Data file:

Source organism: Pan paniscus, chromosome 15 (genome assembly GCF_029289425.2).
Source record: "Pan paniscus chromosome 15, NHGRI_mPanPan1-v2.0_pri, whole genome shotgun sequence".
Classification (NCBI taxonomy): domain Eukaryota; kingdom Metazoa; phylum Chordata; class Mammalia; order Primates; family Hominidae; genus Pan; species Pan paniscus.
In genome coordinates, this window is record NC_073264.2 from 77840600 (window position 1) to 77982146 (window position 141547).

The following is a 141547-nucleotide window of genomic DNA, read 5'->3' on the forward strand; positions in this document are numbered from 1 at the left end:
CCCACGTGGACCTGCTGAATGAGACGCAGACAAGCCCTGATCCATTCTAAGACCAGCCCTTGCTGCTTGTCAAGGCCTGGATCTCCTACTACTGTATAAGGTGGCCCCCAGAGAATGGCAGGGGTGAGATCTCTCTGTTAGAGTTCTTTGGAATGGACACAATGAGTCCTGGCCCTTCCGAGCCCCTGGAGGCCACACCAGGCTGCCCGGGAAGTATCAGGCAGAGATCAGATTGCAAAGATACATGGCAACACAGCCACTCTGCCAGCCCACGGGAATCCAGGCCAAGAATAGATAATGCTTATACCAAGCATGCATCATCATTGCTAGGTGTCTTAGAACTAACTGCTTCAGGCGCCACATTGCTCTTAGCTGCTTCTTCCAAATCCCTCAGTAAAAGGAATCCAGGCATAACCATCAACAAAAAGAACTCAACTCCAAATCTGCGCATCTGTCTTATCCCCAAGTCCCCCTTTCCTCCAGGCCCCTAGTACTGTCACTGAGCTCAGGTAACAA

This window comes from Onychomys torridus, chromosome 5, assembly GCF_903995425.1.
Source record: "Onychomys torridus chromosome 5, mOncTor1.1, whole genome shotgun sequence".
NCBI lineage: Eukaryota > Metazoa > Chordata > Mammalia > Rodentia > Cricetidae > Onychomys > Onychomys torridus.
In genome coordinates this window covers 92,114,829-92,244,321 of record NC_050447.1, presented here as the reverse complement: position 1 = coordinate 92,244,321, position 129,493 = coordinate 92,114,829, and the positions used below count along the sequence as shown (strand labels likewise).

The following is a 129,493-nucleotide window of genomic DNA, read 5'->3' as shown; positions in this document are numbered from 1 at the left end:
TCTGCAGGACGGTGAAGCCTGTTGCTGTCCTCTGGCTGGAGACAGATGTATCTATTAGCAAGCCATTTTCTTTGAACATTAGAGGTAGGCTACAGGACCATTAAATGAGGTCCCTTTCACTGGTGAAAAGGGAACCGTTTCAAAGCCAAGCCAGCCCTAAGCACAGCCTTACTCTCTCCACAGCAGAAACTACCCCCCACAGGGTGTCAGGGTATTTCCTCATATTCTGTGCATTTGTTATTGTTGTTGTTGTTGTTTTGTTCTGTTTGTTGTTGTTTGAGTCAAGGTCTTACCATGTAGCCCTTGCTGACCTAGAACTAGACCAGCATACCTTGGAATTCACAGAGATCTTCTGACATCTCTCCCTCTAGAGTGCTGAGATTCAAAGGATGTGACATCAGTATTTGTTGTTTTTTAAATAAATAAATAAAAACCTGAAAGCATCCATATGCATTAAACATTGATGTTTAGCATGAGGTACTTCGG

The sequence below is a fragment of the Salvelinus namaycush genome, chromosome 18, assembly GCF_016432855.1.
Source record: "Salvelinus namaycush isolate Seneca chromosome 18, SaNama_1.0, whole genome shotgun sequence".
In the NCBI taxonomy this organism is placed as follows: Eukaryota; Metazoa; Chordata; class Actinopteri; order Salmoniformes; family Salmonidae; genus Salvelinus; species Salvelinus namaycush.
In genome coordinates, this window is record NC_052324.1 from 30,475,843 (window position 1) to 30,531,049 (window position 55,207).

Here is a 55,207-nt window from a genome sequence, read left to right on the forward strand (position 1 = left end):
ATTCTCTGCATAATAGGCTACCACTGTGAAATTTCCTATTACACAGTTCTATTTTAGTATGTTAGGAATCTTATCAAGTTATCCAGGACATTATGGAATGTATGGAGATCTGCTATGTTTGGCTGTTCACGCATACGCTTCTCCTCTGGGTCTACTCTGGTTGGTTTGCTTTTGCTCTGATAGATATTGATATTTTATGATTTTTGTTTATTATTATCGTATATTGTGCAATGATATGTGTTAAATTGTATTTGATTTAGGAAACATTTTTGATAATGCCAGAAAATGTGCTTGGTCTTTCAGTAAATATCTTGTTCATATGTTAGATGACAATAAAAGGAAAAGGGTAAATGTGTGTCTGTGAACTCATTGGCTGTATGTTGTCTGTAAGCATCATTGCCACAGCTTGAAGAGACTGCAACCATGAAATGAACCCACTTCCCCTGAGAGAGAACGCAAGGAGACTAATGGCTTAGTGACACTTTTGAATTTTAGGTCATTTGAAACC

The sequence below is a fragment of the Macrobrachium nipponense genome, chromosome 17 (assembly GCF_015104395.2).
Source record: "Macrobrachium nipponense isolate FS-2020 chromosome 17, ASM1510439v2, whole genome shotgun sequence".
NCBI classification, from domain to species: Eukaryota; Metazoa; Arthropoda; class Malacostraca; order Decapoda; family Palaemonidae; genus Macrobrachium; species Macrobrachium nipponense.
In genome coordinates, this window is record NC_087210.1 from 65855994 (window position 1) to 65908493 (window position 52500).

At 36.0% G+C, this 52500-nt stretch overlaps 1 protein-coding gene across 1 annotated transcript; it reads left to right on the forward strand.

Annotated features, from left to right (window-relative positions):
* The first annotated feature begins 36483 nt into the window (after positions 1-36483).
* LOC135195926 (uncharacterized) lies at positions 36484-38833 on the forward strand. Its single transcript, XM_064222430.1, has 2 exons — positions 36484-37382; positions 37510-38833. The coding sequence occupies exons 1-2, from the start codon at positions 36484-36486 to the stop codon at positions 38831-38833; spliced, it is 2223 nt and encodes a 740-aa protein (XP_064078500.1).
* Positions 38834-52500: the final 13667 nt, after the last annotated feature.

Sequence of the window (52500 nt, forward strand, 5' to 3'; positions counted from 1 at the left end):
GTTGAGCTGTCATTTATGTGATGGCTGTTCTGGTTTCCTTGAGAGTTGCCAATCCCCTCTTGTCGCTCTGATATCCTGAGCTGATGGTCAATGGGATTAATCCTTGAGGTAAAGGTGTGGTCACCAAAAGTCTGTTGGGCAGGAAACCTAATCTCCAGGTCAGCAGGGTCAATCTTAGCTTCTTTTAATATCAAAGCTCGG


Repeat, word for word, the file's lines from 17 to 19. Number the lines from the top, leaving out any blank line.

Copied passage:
Here is a 55,207-nt window from a genome sequence, read left to right on the forward strand (position 1 = left end):
ATTCTCTGCATAATAGGCTACCACTGTGAAATTTCCTATTACACAGTTCTATTTTAGTATGTTAGGAATCTTATCAAGTTATCCAGGACATTATGGAATGTATGGAGATCTGCTATGTTTGGCTGTTCACGCATACGCTTCTCCTCTGGGTCTACTCTGGTTGGTTTGCTTTTGCTCTGATAGATATTGATATTTTATGATTTTTGTTTATTATTATCGTATATTGTGCAATGATATGTGTTAAATTGTATTTGATTTAGGAAACATTTTTGATAATGCCAGAAAATGTGCTTGGTCTTTCAGTAAATATCTTGTTCATATGTTAGATGACAATAAAAGGAAAAGGGTAAATGTGTGTCTGTGAACTCATTGGCTGTATGTTGTCTGTAAGCATCATTGCCACAGCTTGAAGAGACTGCAACCATGAAATGAACCCACTTCCCCTGAGAGAGAACGCAAGGAGACTAATGGCTTAGTGACACTTTTGAATTTTAGGTCATTTGAAACC

The sequence below is a fragment of the Macrobrachium nipponense genome, chromosome 17 (assembly GCF_015104395.2).